Does 3-D printing have a role in plastic surgery? The answer may be as plain as the nose on your (patient’s) face.
At the University of Pennsylvania, researchers have testing the ability of 3-D printing to produce models of how patients’ noses will look after rhinoplasty.
The work is still in the early stages: The researchers haven’t produced 3-D models for any actual patients. But the technology is already wowing those who’ve been able to hold models of their own noses in their hands.
“For the patients who had the imaging done and their models created, they love them!” says Michael Tecce, BS, a clinical research fellow with the Division of Plastic Surgery at the University of Pennsylvania. “Some say, ‘Wow, so that’s what my nose looks like?’ It’s interesting to see people’s reactions to what they perceive in the mirror versus holding the model and seeing what other people see.”
Three-dimensional printing — the production of 3-D objects — has been around since the 1980s, but the technology has advanced far enough to allow users to create objects made of materials like rubber, plastics and metals. On the medical front, scientists are dreaming of creating prosthetic body parts, although they haven’t been able to actually produce tissue that could be transplanted into the body.
At the University of Pennsylvania, Tecce and colleagues Dr. Anthony Wilson and Dr. Scott Bartlett came up with the idea of models for rhinoplasty while developing a way to use 3-D printing in craniofacial surgery. “We thought, ‘Hey, what if we printed a pre-operative and simulated a post-operative result for a nose?’” Tecce tells Cosmetic Surgery Times. “That way the patient could hold a model of what their nose would potentially look like after surgery. At that point, you could make any adjustments and speak with the patient in order to optimize their experience.”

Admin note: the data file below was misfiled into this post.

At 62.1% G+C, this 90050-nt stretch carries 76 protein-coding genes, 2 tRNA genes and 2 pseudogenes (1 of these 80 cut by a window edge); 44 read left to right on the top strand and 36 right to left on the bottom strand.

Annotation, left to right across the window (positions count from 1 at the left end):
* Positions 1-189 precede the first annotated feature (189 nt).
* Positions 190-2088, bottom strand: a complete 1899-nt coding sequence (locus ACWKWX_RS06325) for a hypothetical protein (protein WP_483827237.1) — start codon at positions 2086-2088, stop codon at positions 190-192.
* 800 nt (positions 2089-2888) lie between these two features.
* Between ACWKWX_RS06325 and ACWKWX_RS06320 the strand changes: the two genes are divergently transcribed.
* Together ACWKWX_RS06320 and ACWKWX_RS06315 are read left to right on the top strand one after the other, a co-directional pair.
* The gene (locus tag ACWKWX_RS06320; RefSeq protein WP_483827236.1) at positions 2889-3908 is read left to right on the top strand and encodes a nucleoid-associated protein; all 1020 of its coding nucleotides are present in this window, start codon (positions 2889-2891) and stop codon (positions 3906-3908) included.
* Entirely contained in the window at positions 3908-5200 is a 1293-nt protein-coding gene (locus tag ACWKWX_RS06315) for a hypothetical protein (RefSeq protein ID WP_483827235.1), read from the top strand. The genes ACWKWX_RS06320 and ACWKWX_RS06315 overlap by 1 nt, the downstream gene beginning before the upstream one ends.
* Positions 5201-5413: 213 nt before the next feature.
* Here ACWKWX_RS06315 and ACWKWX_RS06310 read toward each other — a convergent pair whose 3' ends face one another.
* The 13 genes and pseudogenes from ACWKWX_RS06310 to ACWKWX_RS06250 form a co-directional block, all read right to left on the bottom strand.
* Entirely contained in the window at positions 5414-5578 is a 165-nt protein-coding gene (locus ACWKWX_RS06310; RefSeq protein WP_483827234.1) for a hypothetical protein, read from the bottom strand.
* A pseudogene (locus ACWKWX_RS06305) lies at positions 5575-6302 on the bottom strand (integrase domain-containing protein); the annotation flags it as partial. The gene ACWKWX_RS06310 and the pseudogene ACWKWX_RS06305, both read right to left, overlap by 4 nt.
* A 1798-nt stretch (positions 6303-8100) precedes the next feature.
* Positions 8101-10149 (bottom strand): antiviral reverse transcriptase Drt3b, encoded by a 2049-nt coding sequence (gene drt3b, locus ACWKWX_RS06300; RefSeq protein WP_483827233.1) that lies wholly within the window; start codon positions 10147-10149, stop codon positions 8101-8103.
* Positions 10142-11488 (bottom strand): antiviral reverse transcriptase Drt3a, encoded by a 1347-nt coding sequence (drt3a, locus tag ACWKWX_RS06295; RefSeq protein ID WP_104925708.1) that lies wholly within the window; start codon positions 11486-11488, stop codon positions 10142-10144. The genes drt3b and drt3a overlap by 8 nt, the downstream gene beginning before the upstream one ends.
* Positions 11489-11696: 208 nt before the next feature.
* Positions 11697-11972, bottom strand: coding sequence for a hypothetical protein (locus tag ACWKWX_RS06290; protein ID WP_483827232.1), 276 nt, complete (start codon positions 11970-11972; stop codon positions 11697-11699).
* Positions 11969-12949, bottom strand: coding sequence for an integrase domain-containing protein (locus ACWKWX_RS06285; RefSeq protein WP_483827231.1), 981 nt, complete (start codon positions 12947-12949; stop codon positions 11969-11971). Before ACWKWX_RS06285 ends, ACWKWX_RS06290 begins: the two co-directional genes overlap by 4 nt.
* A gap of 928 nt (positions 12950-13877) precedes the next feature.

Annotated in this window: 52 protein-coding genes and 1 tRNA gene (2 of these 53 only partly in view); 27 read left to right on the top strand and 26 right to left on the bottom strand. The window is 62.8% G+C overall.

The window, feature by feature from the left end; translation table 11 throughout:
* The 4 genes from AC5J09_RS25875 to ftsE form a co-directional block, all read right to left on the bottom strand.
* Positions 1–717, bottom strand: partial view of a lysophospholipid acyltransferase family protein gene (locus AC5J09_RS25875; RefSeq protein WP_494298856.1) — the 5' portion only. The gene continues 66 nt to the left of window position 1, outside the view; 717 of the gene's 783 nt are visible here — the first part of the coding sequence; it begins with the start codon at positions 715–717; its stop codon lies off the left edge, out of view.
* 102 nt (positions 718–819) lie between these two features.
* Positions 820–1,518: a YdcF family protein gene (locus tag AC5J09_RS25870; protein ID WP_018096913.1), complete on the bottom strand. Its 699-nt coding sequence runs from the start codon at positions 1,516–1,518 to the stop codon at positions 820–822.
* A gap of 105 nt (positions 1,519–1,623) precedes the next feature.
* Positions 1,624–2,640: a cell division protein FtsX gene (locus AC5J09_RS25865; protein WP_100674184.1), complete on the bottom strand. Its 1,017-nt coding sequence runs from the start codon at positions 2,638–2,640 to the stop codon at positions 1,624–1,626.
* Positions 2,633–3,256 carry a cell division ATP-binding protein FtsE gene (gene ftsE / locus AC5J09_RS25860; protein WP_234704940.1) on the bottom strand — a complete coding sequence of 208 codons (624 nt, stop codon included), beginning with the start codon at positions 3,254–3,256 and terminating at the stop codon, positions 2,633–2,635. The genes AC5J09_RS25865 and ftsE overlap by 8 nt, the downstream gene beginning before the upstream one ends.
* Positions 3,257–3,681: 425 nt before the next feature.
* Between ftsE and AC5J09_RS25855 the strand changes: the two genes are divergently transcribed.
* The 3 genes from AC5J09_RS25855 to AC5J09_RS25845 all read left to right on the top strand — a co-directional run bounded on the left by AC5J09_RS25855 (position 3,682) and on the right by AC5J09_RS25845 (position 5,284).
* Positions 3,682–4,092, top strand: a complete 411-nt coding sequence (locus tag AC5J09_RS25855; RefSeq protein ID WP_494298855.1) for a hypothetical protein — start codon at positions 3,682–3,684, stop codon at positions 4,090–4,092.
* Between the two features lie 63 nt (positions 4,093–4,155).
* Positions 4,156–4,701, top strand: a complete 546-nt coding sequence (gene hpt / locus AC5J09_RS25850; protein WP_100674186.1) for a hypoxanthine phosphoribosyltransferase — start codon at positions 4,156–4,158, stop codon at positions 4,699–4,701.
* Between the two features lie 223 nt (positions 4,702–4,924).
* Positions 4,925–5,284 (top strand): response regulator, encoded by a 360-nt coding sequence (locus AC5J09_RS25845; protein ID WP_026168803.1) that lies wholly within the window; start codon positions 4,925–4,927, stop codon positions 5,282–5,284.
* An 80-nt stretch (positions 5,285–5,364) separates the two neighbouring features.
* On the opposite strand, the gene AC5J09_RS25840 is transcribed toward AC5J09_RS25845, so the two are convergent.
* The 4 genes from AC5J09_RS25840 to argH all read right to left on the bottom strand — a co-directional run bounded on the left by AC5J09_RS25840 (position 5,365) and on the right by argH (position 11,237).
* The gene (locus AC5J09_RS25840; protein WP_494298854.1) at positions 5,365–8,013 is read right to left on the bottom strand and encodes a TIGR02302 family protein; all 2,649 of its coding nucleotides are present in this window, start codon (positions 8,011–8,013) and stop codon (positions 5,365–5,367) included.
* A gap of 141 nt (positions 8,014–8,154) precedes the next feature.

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But there were big hurdles, says Tecce, who made a presentation about his research in April at The Aesthetic Meeting, the annual gathering of the American Society for Aesthetic Plastic Surgery. “Perhaps the most significant was figuring out the best way to print the models.”
As he explains, “The 3-D camera takes a surface image of the entire face. Then, we isolate the nose by manipulating the image.”
However, “The image is only a surface area scan. So it has no depth to it and is unable to be printed unless we give it more of a spacial mass. Figuring out how to do that was challenging.”
With the help of the Vectra imaging system, Materialise 3-matic software and a Stratasys 3-D printer, Tecce and colleagues were able to create models of real-life noses that people could hold in their hands. They also created models of mock “post-surgery” noses.
Why not try out the technology on actual patients to see if the models accurately reflect “before” and “after”? “This is a proof of concept study,” Tecce says. “So we have yet to test it on subjects who actually undergo surgery.”
In case you’re thinking about trying this at your own office, Tecce notes that 3-D printing software and printers are expensive. And, he says, it’s important to remember that 3-D models of post-surgery noses aren’t real-life post-surgery noses. “You might not get the result that matches the model perfectly,” he says. “It’s just the way it is.”